National Soup Month started with a bang on New Year’s Day — lentil, enlivened with a couple hot Italian sausages from our boutique sausage outlet here. I used Mark Bittman’s recipe, doubling the lentils because I like a lentil soup you can stand a spoon in.
It was great. Really good, really flavorful and it had that wonderful lentil-soup benefit, which is to say, it was as pleasant leaving the body as it was entering it, and let’s speak no more of that, shall we?
But it’s hard to go wrong with lentils. I used the rest of the bag on a Madha Jaffrey lentil-and-Basmati-rice recipe, with lots of cardamom. Yum.
Pot No. 2 was tomato. Here’s the problem with tomato soup: You want it when the weather’s cold, but then you can’t get really good fresh tomatoes, and I’m sorry, but it’s taken me this long to admit that I’m not a canner and likely never will be. Fortunately, modern food processing has taken care of that, and I was able to make a very nice cream-of soup using the Cook’s Illustrated master recipe from one of my Christmas cookbooks. I believe I’ve mentioned before that my husband once worked at a northwestern Ohio factory run by the company that came up with the whole idea of National Soup Month. He saw too much there, and won’t touch anything made by them, and as their tomato is a mainstay, it means he doesn’t get too much tomato soup. He really liked this one. You can eat it with a grilled cheese sandwich, or just some cheesy croutons.
(I have to say at this point that other than the stockpot, the kitchen utensil that gets used more than anything else during National Soup Month is my immersion blender. It really is one of those things where once you get it, you wonder how you lived without it. Also, you drink way more smoothies.)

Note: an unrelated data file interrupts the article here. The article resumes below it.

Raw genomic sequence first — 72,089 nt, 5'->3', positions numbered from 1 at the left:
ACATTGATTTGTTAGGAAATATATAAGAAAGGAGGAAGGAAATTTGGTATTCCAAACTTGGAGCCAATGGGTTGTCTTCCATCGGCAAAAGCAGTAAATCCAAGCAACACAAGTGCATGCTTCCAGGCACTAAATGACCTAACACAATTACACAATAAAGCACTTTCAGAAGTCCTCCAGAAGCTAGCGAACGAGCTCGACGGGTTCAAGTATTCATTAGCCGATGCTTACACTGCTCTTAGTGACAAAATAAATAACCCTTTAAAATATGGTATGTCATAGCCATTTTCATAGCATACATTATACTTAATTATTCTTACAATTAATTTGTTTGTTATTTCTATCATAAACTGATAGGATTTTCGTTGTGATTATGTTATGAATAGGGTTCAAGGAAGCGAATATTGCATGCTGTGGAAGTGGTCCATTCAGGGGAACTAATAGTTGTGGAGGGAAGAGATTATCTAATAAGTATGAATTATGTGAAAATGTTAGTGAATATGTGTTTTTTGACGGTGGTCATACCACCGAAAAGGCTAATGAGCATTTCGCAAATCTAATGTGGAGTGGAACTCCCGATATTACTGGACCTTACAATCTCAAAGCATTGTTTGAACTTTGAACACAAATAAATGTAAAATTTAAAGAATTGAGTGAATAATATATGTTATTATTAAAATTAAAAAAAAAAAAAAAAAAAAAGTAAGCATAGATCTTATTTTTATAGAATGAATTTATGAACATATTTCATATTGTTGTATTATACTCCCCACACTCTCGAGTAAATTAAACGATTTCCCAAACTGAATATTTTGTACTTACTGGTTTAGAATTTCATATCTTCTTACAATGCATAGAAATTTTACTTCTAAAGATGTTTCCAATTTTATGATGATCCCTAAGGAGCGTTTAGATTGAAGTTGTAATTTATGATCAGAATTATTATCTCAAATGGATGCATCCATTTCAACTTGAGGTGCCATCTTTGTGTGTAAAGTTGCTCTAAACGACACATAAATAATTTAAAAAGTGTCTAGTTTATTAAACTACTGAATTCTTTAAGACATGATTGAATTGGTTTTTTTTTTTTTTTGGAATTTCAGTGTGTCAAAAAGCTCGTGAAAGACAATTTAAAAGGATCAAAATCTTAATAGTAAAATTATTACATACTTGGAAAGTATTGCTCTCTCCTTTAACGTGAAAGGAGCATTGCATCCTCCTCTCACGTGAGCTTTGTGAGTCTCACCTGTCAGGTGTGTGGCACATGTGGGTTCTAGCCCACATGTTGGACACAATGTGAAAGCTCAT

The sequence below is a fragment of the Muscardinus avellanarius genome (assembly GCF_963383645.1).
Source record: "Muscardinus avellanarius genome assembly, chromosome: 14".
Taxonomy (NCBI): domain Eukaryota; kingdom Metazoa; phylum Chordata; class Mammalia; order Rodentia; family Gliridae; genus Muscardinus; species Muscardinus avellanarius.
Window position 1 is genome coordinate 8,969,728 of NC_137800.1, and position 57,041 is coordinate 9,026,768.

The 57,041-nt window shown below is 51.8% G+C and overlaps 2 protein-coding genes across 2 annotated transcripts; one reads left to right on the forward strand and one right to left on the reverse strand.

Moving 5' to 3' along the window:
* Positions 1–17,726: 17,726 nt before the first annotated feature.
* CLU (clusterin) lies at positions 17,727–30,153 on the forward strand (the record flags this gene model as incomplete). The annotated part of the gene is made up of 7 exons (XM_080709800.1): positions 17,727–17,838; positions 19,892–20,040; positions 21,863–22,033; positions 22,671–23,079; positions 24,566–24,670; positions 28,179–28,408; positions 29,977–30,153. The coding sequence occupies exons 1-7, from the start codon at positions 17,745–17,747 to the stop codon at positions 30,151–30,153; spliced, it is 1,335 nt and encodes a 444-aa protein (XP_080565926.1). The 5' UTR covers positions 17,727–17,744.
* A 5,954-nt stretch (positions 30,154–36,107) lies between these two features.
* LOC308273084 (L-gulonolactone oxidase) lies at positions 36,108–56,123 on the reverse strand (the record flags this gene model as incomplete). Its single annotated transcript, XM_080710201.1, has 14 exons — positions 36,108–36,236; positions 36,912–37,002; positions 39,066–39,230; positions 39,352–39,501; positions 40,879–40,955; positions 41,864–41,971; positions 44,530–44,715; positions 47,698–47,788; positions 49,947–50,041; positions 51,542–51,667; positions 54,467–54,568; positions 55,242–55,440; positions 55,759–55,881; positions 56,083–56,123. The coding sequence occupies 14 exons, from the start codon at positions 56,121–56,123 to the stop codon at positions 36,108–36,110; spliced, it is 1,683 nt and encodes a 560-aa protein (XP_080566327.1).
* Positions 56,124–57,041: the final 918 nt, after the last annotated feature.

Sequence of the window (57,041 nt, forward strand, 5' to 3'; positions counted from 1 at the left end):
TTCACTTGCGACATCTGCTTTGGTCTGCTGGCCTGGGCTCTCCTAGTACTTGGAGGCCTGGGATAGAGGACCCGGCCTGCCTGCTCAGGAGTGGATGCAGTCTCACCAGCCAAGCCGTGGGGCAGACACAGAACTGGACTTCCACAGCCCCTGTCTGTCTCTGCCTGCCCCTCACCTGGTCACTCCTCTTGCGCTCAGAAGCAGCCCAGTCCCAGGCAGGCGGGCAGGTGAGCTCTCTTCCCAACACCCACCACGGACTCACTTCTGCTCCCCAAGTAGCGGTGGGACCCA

Pot No. 3 was a cream of cauliflower, only with no cream. Milk of cauliflower doesn’t have the same ring to it, does it? I used this recipe, because it allowed me to throw a couple of potatoes in there, and I’m always looking for a way to use up the last couple of potatoes in a bag. It came out nice and thick and rich-tasting, but like many great soups, wasn’t particularly rich. It was, however, a bit farty. Not enough to not make it worth eating, but, y’know, be advised.
The final pot of the fortnight was spicy sweet potato, and the closest thing to a disappointment so far. It wasn’t bad, it just wasn’t as good as I was hoping for. The Russell Street Deli here in Detroit makes a sweet potato bisque that makes you want to lick the bowl. I once asked the waiter what the secret was, and he said, “Oh, those North African spices,” but couldn’t really elaborate. I will continue my search for its equal.
Tonight, at the fulcrum of the month, it’s chili. And I’m open to suggestions for the second half.
I’ve been unaware of the so-called Sandy Hook Truthers in all but the vaguest sense of the term. I mean, of course there are people who believe that Evil President Muslim somehow ordered the execution of 28 people so HE COULD TAKE OUR GUNS!!!!!!, but you know, I’ve made my peace with that. Crazy is just part of the landscape, and while I’m sorry this is happening, I get it.
This, however, is another kettle of fish. Maybe J.C. or Basset will weigh in on this new wrinkle in local news — the local lunatic who feeds the Crazy under the nominal cloak of respectability. In many ways, l.l. Charlie LeDuff does the same thing here, only without the paranoia, only the egomania. Is this a new Fox consultant thing? I’m a little baffled. (This breed — the super-conservative TV reporter — is quite common otherwise, in my experience. So much for the liberal media.)
We need a palate-cleanser to close out Hump Day. The Martin Luther insult generator, hell yeah. I bet even Tim Goeglein would approve.
Happy Wednesday, all.